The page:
C Programming

C – Storage Class and Nested Loop

‘Storage’ refers to the scope of a variable and memory allocated by the compiler to store that variable.

The scope of a variable is the boundary within which a variable can be used. Storage class defines the scope and lifetime of a variable.

From the point view of C compiler, a variable name identifies the physical location from a computer where the variable is stored.

There are two memory locations in a computer system where variables are stored as Memory and CPU Registers.

Functions of Storage Class

  • To determine the location of a variable where it is stored?
  • Set the initial value of a variable or if not specified then setting it to the default value.
  • Defining the scope of a variable.
  • To determine the life of a variable.

There is four types of storage classes are available in C programming language.

  1. Auto
  2. Extern
  3. Register
  4. Static

Automatic Storage Class

A keyword, the auto is used to specify an automatic variable. But this is the default. Variables defined within a function are automatic anyway.

These variables are also known as local variables. The local variables don’t have the meaning outside of the function body. 

{
           int a;
          char b;
          auto float c;
}

Register Storage Class

The ‘register’ keyword is used to represent the register storage class in C programming. The variable declared as the register is stored in the CPU register.

The default value of that variable is a garbage value. Scope of that variable is local to the block in which the variable is defined. Variable is alive till the control remains within the block in which the variable id defined.

The main difference between auto and register is that variable declared as the auto is stored in memory whereas the variable declared as the register is stored in a CPU register.

Since the variable is stored in a CPU register, it takes very less time to access that variable. Hence it becomes very time efficient. It is not necessary that the variable declared as register would be stored in CPU registers.

The number of CPU registers is limited. If the CPU register is busy doing some other task then variable might act as an automatic variable.

#include<stdio.h>
void main(){
    register int a;
    printf(“%d”,a)
}

External Storage Class

The external variables are defined outside of (external to) any function. The external variables are visible to all the functions in a program. These variables also called as global variables.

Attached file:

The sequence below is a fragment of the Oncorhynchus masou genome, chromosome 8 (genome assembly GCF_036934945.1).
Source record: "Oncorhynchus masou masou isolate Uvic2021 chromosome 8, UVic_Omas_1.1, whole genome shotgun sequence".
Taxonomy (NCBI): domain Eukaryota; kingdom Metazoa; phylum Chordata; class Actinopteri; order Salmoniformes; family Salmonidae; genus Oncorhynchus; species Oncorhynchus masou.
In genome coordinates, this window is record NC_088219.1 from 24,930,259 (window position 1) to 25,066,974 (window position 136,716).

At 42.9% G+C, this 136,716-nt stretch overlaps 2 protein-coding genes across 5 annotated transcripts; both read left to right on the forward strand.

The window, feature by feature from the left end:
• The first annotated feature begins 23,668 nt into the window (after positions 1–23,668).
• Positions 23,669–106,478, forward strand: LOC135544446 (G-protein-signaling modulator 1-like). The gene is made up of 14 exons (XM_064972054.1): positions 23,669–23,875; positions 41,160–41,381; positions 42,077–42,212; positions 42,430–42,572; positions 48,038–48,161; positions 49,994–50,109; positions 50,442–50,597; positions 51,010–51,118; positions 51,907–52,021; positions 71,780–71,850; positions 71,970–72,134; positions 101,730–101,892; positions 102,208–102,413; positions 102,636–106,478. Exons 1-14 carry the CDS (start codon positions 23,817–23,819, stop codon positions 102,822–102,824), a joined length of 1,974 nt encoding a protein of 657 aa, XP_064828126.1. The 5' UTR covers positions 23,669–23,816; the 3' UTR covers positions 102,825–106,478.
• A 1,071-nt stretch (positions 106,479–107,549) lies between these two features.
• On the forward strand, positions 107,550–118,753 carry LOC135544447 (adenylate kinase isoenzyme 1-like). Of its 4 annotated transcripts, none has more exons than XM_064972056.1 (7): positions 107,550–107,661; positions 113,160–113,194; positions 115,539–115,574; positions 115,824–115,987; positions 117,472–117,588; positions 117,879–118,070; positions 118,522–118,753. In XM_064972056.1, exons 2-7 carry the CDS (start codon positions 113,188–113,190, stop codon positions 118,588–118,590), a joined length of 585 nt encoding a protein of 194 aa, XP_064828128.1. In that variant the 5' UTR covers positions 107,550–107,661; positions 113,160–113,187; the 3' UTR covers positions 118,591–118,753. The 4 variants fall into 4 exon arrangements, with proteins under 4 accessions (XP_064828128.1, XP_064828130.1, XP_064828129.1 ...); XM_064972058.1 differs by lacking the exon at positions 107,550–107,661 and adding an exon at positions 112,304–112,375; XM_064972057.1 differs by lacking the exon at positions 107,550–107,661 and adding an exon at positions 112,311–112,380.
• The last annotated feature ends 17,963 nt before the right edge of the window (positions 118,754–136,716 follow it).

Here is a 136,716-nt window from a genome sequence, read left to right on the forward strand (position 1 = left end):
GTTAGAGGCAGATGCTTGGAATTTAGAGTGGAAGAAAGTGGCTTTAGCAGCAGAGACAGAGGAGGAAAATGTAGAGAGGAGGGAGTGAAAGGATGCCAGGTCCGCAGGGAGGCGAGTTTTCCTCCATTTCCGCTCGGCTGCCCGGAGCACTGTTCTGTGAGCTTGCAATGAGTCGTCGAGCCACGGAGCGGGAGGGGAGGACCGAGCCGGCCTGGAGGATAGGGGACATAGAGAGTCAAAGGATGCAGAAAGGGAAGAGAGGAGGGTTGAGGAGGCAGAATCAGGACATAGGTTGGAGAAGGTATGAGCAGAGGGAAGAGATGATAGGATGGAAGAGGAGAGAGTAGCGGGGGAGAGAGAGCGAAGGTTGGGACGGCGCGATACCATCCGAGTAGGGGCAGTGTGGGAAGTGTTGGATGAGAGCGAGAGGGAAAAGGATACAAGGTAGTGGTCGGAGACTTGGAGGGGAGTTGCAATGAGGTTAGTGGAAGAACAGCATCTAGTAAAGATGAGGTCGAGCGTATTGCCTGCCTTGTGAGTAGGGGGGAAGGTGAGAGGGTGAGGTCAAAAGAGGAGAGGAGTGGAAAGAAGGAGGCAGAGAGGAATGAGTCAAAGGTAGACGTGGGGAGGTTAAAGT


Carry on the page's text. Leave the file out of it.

The Extern keyword is used before a variable to inform the compiler that this variable is declared somewhere else. The external declaration does not allocate storage for variables

#include<stdio.h>
void C();
int b=5;    
int main(){
    b+=4;
    C();
    return 0;
}
void C(){
   ++b;
   printf("a=%dn",a);
}

C Output

10

Static Storage Class

The ‘static’ keyword is used to represent static storage class in C programming. The variable declared as static is stored in the memory. The default value of that variable is zero.

The scope of that variable is local to the block in which the variable is defined. Live of variable persists between different function calls.

#include<stdio.h>
void test();
main()
{
test();
test();
test();
}
void test()
{
static int a=0;
a=a+1;
printf("%dt",a);
}

C Output

1   2  3 

Nested Loop

When the body part of the loop is another loop then the inner loop is said to be nested within the outer loop.

Since a loop may contain another loop within its body, therefore there is no limit of a number of loops that can be nested. 

C Nested Loop Example 

for(i=1; i<=5; i++)
{
for(j=1; j<=i; j++)
}
printf("%d",i);
}

C Code

#include<stdio.h>
#include<conio.h>
void main()
{
int i, j;
for(i=1; i<=5; i++)
{
for(j=1; j<=i; j++)
}
printf("%d",i);
}
printf("n");
}
getch();
}

Result:
1
22
333
4444
55555

Related Articles

Back to top button

Adblock Detected

Please turn off your Adblocker to view your content.